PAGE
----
1. LAMBORGHINI MIURA
Ahh, the 1966 Miura and its 3,929 cc, V-12 engine with 350 horsepower and 262 pound-feet of torque. Even today, its delicate shapes can stop your heart. At the time, it stopped the world’s automakers in their tracks. Everything had to be redone in the face of this low and mid-engined supercar.
The twin surfaces broken by a central crease point would essentially become the new Italian car manufacturing method after only previous hand-beating the full body panel pieces in alloy. Breaking each shape into at least two parts gave the Miura its second claim to fame.
A completely clean and lean nose is undisturbed by a large grille or the rounded shape of traditional glass-shrouded lights. The Miura instantly became the Steve McQueen of the car world, with everybody who was anybody having owned at least a few.
The first layout of a mid-engine for a supercar brought its own developmental teething issues – particularly in aerodynamics and the handling calibration. Finally sorted for the Miura S, the Miura was really the key springboard to the Countach and Diablo, among today’s hits.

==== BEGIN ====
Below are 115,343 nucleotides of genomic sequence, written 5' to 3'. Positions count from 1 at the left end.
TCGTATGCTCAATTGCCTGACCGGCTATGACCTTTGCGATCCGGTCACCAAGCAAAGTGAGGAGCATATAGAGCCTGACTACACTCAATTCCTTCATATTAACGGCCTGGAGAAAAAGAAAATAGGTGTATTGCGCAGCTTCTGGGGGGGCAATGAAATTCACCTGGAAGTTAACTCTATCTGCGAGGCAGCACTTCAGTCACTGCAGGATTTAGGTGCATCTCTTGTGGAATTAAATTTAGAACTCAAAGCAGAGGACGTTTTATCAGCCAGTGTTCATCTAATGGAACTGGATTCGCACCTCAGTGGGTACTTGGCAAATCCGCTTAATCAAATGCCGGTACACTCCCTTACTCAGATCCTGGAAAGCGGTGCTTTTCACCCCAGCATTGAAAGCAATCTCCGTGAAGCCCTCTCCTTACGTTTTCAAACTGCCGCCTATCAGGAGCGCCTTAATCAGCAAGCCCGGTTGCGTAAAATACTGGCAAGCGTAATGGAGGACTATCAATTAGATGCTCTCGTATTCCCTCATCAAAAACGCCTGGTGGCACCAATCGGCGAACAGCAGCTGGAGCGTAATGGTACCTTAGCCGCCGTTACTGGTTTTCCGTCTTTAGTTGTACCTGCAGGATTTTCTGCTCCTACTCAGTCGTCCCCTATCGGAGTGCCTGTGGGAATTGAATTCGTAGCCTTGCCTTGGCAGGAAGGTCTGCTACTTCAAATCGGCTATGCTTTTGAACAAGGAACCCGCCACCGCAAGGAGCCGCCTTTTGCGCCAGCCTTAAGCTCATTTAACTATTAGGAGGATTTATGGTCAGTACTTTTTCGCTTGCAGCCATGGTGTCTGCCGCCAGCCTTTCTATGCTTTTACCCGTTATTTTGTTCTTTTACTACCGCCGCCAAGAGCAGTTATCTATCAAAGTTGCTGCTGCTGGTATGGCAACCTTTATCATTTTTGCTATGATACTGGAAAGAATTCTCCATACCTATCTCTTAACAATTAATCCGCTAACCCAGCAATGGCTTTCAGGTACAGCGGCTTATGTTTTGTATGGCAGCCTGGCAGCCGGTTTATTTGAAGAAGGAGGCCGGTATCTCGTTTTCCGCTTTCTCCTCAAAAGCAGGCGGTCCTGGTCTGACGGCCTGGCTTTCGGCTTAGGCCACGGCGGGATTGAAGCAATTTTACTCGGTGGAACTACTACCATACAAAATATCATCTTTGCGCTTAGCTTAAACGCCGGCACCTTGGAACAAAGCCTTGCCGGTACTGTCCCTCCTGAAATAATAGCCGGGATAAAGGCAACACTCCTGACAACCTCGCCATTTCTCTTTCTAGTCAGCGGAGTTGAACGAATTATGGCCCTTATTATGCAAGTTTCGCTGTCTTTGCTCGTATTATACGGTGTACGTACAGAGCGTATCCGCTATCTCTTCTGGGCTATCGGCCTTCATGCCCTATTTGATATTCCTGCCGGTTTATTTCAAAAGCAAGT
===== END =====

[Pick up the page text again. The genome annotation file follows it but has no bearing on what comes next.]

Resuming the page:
The Miura S had a certified 170 mph top speed. Such high speeds afforded by the sleek profile were accompanied by worrying lift from the front end and very little braking strength.
2. FERRARI 250GT LWB CALIFORNIA SPIDER COMPETIZIONE
This is as close as most will recall to the unforgettable Spider driven by Ferris Bueller. Cameron Fry’s dad had a good eye for classics, and this 1960 beauty is up there with anything else in the Ferrari back catalog.
In the movie Ferris Bueller’s Day Off, they ostensibly used a 250GT California SWB Spider, and not this hotted-up LWB Competizione version in a deep crimson.
A thoroughbred from the start, the 250GT California Spider had a front-mounted, 3.0-liter, V-12 engine that pumped out 296 horsepower — not too bad for the era.
Its top speed was an estimated 145 mph, due mostly to short gearing.